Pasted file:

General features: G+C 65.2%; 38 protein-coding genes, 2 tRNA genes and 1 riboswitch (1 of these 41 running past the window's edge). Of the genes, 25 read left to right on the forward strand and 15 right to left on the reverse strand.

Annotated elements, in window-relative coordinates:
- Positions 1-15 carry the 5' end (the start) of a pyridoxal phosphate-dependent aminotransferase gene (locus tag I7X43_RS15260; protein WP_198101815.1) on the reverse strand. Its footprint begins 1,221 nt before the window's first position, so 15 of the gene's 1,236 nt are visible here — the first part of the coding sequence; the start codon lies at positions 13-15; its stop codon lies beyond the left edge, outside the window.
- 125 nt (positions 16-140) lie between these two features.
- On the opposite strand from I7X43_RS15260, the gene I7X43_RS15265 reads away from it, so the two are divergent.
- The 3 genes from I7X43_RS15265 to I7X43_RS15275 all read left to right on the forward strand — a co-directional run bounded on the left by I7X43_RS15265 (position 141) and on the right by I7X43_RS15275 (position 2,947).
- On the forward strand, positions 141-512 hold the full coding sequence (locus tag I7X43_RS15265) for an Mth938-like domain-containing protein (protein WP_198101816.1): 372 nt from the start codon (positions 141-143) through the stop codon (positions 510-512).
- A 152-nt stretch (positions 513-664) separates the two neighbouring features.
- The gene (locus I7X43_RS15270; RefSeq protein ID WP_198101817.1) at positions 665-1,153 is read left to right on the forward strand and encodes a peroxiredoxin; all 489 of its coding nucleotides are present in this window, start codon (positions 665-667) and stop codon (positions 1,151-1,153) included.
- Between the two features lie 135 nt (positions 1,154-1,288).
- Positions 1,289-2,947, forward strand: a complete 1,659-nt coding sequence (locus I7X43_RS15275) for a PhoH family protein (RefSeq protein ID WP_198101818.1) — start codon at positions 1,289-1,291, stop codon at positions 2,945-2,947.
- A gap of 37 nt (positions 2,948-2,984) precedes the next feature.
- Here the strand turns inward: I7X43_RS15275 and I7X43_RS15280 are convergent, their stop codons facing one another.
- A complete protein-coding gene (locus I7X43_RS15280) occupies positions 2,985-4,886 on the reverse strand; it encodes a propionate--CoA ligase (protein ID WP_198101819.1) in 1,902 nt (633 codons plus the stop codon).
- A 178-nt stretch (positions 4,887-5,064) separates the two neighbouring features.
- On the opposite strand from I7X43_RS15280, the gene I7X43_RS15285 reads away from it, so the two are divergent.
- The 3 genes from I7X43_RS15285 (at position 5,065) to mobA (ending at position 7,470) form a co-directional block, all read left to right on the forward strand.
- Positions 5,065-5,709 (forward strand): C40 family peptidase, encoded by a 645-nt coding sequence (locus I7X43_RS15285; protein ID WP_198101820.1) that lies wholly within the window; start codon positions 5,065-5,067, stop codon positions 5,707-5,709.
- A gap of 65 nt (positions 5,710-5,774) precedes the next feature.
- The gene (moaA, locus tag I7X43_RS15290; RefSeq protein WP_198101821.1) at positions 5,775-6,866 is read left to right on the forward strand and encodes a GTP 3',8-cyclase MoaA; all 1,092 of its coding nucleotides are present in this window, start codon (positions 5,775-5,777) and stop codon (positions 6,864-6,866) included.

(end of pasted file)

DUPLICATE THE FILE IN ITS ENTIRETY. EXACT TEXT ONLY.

General features: G+C 65.2%; 38 protein-coding genes, 2 tRNA genes and 1 riboswitch (1 of these 41 running past the window's edge). Of the genes, 25 read left to right on the forward strand and 15 right to left on the reverse strand.

Annotated elements, in window-relative coordinates:
- Positions 1-15 carry the 5' end (the start) of a pyridoxal phosphate-dependent aminotransferase gene (locus tag I7X43_RS15260; protein WP_198101815.1) on the reverse strand. Its footprint begins 1,221 nt before the window's first position, so 15 of the gene's 1,236 nt are visible here — the first part of the coding sequence; the start codon lies at positions 13-15; its stop codon lies beyond the left edge, outside the window.
- 125 nt (positions 16-140) lie between these two features.
- On the opposite strand from I7X43_RS15260, the gene I7X43_RS15265 reads away from it, so the two are divergent.
- The 3 genes from I7X43_RS15265 to I7X43_RS15275 all read left to right on the forward strand — a co-directional run bounded on the left by I7X43_RS15265 (position 141) and on the right by I7X43_RS15275 (position 2,947).
- On the forward strand, positions 141-512 hold the full coding sequence (locus tag I7X43_RS15265) for an Mth938-like domain-containing protein (protein WP_198101816.1): 372 nt from the start codon (positions 141-143) through the stop codon (positions 510-512).
- A 152-nt stretch (positions 513-664) separates the two neighbouring features.
- The gene (locus I7X43_RS15270; RefSeq protein ID WP_198101817.1) at positions 665-1,153 is read left to right on the forward strand and encodes a peroxiredoxin; all 489 of its coding nucleotides are present in this window, start codon (positions 665-667) and stop codon (positions 1,151-1,153) included.
- Between the two features lie 135 nt (positions 1,154-1,288).
- Positions 1,289-2,947, forward strand: a complete 1,659-nt coding sequence (locus I7X43_RS15275) for a PhoH family protein (RefSeq protein ID WP_198101818.1) — start codon at positions 1,289-1,291, stop codon at positions 2,945-2,947.
- A gap of 37 nt (positions 2,948-2,984) precedes the next feature.
- Here the strand turns inward: I7X43_RS15275 and I7X43_RS15280 are convergent, their stop codons facing one another.
- A complete protein-coding gene (locus I7X43_RS15280) occupies positions 2,985-4,886 on the reverse strand; it encodes a propionate--CoA ligase (protein ID WP_198101819.1) in 1,902 nt (633 codons plus the stop codon).
- A 178-nt stretch (positions 4,887-5,064) separates the two neighbouring features.
- On the opposite strand from I7X43_RS15280, the gene I7X43_RS15285 reads away from it, so the two are divergent.
- The 3 genes from I7X43_RS15285 (at position 5,065) to mobA (ending at position 7,470) form a co-directional block, all read left to right on the forward strand.
- Positions 5,065-5,709 (forward strand): C40 family peptidase, encoded by a 645-nt coding sequence (locus I7X43_RS15285; protein ID WP_198101820.1) that lies wholly within the window; start codon positions 5,065-5,067, stop codon positions 5,707-5,709.
- A gap of 65 nt (positions 5,710-5,774) precedes the next feature.
- The gene (moaA, locus tag I7X43_RS15290; RefSeq protein WP_198101821.1) at positions 5,775-6,866 is read left to right on the forward strand and encodes a GTP 3',8-cyclase MoaA; all 1,092 of its coding nucleotides are present in this window, start codon (positions 5,775-5,777) and stop codon (positions 6,864-6,866) included.